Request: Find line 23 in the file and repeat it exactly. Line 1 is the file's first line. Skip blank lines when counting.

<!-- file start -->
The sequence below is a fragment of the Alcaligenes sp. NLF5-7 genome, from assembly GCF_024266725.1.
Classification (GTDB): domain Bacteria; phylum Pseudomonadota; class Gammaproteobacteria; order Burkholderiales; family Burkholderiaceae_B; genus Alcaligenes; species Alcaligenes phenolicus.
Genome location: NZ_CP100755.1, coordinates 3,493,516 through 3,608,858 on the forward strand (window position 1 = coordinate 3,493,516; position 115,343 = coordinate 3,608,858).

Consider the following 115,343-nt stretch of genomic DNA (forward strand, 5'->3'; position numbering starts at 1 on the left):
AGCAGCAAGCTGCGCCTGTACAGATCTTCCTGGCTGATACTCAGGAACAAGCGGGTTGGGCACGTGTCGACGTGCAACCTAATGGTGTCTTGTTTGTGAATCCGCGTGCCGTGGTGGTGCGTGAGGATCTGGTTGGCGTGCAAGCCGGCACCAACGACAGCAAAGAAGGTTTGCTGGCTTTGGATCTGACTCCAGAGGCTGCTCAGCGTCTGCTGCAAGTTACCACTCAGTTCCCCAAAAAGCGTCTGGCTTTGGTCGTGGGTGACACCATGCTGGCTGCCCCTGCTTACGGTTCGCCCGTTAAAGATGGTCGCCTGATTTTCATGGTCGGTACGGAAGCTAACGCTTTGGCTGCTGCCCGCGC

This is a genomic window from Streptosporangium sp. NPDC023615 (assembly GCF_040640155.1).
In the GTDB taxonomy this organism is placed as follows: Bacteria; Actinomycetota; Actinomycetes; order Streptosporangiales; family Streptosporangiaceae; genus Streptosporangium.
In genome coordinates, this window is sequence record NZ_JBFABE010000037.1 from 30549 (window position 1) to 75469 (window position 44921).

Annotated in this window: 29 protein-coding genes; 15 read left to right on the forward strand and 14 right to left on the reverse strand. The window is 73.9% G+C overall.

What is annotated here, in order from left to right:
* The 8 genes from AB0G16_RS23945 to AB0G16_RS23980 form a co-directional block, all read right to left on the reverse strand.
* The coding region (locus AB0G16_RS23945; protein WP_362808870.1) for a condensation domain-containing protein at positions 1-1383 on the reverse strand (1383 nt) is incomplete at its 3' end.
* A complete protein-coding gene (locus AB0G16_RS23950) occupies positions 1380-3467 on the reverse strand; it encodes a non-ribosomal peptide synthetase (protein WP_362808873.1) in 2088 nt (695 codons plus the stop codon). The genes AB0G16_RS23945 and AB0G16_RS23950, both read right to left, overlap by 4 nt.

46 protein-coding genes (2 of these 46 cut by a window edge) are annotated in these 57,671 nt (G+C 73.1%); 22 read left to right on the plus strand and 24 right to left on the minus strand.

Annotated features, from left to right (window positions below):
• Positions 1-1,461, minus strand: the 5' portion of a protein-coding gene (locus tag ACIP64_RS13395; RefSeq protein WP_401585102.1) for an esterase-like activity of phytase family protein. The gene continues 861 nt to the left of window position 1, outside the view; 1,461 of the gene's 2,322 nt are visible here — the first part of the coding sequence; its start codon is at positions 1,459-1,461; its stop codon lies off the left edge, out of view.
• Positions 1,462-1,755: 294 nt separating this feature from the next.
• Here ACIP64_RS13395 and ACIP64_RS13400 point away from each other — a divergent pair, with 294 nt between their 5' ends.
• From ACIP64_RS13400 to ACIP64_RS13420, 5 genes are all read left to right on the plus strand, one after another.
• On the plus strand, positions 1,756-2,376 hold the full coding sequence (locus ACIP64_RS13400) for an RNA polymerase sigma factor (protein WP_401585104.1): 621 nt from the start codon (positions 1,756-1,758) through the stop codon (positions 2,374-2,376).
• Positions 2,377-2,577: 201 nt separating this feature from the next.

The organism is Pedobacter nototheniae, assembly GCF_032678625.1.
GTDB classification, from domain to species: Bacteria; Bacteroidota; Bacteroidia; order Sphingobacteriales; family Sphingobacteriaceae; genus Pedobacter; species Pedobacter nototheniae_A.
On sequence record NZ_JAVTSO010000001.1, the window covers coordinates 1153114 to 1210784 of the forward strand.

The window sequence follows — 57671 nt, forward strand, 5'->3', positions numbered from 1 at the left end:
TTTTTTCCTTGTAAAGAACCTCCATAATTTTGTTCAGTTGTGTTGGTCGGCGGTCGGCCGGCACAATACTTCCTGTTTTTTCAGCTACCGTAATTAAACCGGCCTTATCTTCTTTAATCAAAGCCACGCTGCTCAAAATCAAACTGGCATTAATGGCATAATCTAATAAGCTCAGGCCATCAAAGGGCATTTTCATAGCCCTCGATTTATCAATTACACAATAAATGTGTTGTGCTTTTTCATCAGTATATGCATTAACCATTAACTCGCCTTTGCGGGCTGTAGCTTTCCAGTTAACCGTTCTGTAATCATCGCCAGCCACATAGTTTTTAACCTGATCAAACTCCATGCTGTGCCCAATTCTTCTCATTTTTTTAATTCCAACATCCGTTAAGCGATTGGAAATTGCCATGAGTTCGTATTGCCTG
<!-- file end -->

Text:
GTDB classification, from domain to species: Bacteria; Bacteroidota; Bacteroidia; order Sphingobacteriales; family Sphingobacteriaceae; genus Pedobacter; species Pedobacter nototheniae_A.